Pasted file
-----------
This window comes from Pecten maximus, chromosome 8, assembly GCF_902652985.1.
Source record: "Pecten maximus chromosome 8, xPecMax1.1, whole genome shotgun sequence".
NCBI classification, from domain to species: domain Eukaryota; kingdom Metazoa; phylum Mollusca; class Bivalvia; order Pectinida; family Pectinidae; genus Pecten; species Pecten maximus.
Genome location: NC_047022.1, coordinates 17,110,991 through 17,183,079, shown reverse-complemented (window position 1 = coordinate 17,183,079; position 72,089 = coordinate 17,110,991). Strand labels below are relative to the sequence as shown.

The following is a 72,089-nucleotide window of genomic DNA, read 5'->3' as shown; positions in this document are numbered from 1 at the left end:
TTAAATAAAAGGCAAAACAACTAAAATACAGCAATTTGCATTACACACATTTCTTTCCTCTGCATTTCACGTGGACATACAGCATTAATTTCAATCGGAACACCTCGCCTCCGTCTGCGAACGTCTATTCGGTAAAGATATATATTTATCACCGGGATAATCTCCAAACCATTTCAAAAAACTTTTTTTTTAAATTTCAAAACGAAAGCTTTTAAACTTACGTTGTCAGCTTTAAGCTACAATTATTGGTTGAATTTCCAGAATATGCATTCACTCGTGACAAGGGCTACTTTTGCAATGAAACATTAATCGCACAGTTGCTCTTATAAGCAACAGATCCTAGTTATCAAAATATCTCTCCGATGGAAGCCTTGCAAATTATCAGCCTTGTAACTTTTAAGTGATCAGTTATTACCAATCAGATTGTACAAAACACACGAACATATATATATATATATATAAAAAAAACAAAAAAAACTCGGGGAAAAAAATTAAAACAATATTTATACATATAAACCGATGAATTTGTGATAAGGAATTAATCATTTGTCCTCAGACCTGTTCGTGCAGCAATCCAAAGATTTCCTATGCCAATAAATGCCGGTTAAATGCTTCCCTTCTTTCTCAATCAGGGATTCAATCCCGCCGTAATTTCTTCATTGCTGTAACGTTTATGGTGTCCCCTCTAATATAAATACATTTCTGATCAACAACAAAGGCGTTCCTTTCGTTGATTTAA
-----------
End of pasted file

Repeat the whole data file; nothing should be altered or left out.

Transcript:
This window comes from Pecten maximus, chromosome 8, assembly GCF_902652985.1.
Source record: "Pecten maximus chromosome 8, xPecMax1.1, whole genome shotgun sequence".
NCBI classification, from domain to species: domain Eukaryota; kingdom Metazoa; phylum Mollusca; class Bivalvia; order Pectinida; family Pectinidae; genus Pecten; species Pecten maximus.
Genome location: NC_047022.1, coordinates 17,110,991 through 17,183,079, shown reverse-complemented (window position 1 = coordinate 17,183,079; position 72,089 = coordinate 17,110,991). Strand labels below are relative to the sequence as shown.

The following is a 72,089-nucleotide window of genomic DNA, read 5'->3' as shown; positions in this document are numbered from 1 at the left end:
TTAAATAAAAGGCAAAACAACTAAAATACAGCAATTTGCATTACACACATTTCTTTCCTCTGCATTTCACGTGGACATACAGCATTAATTTCAATCGGAACACCTCGCCTCCGTCTGCGAACGTCTATTCGGTAAAGATATATATTTATCACCGGGATAATCTCCAAACCATTTCAAAAAACTTTTTTTTTAAATTTCAAAACGAAAGCTTTTAAACTTACGTTGTCAGCTTTAAGCTACAATTATTGGTTGAATTTCCAGAATATGCATTCACTCGTGACAAGGGCTACTTTTGCAATGAAACATTAATCGCACAGTTGCTCTTATAAGCAACAGATCCTAGTTATCAAAATATCTCTCCGATGGAAGCCTTGCAAATTATCAGCCTTGTAACTTTTAAGTGATCAGTTATTACCAATCAGATTGTACAAAACACACGAACATATATATATATATATATAAAAAAAACAAAAAAAACTCGGGGAAAAAAATTAAAACAATATTTATACATATAAACCGATGAATTTGTGATAAGGAATTAATCATTTGTCCTCAGACCTGTTCGTGCAGCAATCCAAAGATTTCCTATGCCAATAAATGCCGGTTAAATGCTTCCCTTCTTTCTCAATCAGGGATTCAATCCCGCCGTAATTTCTTCATTGCTGTAACGTTTATGGTGTCCCCTCTAATATAAATACATTTCTGATCAACAACAAAGGCGTTCCTTTCGTTGATTTAA